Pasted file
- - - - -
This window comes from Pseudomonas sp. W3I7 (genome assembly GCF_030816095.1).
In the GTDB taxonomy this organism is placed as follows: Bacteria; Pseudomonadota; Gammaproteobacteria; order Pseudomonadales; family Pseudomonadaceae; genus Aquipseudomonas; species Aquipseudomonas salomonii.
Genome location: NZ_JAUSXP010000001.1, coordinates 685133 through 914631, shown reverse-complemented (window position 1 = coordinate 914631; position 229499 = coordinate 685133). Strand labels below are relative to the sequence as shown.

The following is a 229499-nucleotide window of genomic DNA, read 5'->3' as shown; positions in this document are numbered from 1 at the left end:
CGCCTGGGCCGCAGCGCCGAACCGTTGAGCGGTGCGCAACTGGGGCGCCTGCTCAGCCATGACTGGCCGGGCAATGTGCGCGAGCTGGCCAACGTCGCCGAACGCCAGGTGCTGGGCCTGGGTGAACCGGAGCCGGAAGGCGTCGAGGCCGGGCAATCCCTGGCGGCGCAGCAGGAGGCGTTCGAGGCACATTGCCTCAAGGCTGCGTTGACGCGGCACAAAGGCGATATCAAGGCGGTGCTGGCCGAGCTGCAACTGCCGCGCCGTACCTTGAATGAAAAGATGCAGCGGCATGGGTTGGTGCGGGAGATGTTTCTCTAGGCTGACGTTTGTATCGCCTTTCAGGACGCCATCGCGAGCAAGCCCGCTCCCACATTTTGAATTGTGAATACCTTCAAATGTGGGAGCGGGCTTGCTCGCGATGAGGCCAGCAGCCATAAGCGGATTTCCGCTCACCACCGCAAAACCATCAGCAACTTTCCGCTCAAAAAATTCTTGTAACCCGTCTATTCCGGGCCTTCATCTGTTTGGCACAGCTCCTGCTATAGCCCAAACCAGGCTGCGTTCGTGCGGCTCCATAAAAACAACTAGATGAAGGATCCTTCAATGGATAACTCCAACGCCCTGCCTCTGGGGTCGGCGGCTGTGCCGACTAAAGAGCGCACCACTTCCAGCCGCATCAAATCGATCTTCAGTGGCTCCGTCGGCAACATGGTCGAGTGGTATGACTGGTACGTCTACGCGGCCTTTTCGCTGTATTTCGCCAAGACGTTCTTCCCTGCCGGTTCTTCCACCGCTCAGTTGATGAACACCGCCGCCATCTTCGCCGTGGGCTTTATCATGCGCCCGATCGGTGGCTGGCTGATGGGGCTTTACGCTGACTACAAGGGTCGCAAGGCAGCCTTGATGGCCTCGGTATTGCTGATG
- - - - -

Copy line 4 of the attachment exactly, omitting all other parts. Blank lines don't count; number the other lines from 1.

The following is a 229499-nucleotide window of genomic DNA, read 5'->3' as shown; positions in this document are numbered from 1 at the left end: